Sets an element's background colour/pattern to comply with the Platinum appearance/Aqua "look". This function should be called each time you wish to draw an element in a specified brush constant using Appearance Manager draw functions.

See also Brush Type Constants, below.

SetThemePen

Sets an element's pen pattern or colour to comply with the Platinum appearance/Aqua "look". This function should be called each time you wish to draw an element in a specified brush constant using Appearance Manager draw functions.

See also Brush Type Constants, below.

SetThemeTextColor

Sets an element's foreground colour for drawing text to comply with the Platinum appearance/Aqua "look".

See also Text Colour Constants, below.

Brush Type Constants

The following are examples of constants, of type ThemeBrush, which are of type ThemeBrush, may be passed in the inBrush parameter of calls to SetThemeWindowBackground, SetThemeBackground, and SetThemePen to specify colours/patterns for user interface elements. For reasons explained above, these constants can represent either a straight colour or a pattern.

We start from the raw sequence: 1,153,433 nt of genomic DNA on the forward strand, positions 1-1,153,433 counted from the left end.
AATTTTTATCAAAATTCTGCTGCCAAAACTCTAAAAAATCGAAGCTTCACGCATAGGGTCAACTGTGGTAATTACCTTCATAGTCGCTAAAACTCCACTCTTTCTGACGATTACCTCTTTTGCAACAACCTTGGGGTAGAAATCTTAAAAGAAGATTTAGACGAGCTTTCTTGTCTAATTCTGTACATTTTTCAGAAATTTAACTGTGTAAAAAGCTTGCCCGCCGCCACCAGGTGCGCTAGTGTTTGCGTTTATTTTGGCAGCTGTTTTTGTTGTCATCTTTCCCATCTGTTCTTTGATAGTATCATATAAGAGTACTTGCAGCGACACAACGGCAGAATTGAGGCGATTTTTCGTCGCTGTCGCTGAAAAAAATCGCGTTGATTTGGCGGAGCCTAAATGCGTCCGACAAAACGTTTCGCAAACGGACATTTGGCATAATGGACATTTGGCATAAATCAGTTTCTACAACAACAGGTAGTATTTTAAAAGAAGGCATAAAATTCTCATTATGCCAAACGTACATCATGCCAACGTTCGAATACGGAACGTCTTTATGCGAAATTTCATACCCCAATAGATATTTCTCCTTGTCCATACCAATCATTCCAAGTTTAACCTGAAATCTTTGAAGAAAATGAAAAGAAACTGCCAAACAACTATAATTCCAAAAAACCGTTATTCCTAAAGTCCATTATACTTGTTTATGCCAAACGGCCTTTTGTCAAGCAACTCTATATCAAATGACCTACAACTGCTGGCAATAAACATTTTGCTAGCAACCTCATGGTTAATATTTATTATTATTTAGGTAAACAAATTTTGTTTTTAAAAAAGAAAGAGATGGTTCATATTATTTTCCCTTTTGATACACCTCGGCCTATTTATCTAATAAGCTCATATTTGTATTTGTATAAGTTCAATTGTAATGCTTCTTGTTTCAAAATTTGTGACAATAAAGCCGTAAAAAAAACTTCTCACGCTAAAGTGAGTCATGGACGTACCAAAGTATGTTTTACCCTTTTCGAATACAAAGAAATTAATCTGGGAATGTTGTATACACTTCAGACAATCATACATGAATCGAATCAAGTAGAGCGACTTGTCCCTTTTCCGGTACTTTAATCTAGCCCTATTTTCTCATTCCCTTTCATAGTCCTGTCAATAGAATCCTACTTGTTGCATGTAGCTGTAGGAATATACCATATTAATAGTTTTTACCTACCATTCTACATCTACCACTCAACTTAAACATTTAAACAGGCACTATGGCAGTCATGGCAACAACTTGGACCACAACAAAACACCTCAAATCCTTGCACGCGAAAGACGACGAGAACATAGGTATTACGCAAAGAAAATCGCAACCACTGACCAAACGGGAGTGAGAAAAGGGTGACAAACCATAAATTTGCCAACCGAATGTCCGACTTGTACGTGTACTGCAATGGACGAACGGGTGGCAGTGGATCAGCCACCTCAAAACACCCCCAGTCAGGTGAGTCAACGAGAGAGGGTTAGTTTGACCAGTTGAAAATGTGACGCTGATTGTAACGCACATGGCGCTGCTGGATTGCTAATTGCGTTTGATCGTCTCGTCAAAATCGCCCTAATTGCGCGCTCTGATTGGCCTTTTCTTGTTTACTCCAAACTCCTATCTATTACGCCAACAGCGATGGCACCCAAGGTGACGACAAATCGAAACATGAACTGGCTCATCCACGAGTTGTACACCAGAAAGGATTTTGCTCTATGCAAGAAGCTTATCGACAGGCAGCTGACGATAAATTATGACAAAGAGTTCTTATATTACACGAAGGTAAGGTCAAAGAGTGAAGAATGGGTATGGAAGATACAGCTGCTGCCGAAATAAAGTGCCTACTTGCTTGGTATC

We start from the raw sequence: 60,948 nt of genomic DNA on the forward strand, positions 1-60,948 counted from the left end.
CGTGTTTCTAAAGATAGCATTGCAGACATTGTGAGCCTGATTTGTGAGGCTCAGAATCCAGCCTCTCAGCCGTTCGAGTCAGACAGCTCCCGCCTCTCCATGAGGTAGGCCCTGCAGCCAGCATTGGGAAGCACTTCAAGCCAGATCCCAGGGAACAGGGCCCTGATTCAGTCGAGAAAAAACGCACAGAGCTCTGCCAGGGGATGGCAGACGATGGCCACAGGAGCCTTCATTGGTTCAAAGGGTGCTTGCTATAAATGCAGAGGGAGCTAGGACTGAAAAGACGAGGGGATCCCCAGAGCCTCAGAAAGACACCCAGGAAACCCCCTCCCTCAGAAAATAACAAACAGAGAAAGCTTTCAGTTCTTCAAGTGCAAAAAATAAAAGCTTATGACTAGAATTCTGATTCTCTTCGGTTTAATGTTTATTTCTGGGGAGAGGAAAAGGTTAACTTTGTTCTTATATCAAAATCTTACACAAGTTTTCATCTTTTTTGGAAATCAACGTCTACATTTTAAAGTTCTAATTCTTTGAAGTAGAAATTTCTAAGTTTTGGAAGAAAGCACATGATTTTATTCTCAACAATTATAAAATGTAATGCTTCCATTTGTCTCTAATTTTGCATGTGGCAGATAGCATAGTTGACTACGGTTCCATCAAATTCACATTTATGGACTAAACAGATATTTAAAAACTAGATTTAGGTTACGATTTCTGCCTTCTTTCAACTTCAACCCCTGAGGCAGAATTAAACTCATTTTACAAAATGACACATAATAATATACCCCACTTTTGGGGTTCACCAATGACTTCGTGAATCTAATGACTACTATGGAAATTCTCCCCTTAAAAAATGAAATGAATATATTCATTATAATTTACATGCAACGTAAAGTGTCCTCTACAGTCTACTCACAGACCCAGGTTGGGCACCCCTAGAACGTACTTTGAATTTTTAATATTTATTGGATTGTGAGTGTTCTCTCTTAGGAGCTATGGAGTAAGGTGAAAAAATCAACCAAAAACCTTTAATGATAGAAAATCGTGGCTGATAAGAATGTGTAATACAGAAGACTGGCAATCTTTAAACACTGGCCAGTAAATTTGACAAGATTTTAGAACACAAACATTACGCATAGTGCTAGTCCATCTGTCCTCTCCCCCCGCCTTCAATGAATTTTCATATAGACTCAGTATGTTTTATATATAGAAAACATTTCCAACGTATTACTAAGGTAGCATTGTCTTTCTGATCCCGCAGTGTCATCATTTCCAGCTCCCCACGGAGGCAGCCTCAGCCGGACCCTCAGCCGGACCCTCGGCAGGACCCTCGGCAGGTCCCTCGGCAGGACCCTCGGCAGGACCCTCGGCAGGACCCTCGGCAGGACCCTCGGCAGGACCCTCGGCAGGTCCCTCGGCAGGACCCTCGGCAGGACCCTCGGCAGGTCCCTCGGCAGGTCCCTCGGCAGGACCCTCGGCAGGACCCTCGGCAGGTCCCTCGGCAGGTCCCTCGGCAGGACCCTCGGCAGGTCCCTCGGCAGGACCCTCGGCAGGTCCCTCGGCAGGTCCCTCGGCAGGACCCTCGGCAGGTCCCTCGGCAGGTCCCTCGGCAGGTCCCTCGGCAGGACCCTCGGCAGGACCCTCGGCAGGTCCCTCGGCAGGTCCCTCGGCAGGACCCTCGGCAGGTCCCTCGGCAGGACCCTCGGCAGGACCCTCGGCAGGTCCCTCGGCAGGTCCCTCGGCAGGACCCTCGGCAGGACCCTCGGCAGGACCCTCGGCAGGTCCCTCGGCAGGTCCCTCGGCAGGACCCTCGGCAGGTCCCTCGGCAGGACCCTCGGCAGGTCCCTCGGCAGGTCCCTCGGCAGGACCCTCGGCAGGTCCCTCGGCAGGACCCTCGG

Constant

Description

kThemeBrushDialogBackgroundActive
kThemeBrushDialogBackgroundInactive

An active dialog's background colour/ pattern.
An inactive dialog's background colour or pattern.

kThemeBrushAlertBackgroundActive
kThemeBrushAlertBackgroundInactive

An active alert's background colour/pattern.
An inactive alert's background colour/pattern.

kThemeBrushModelessDialogBackgroundActive
kThemeBrushModelessDialogBackgroundInactive

An active modeless dialog's background colour/pattern.
An inactive modeless dialog's background colour/pattern.

kThemeBrushUtilityWindowBackgroundActive
kThemeBrushUtilityWindowBackgroundInactive

An active utility window's background colour/pattern.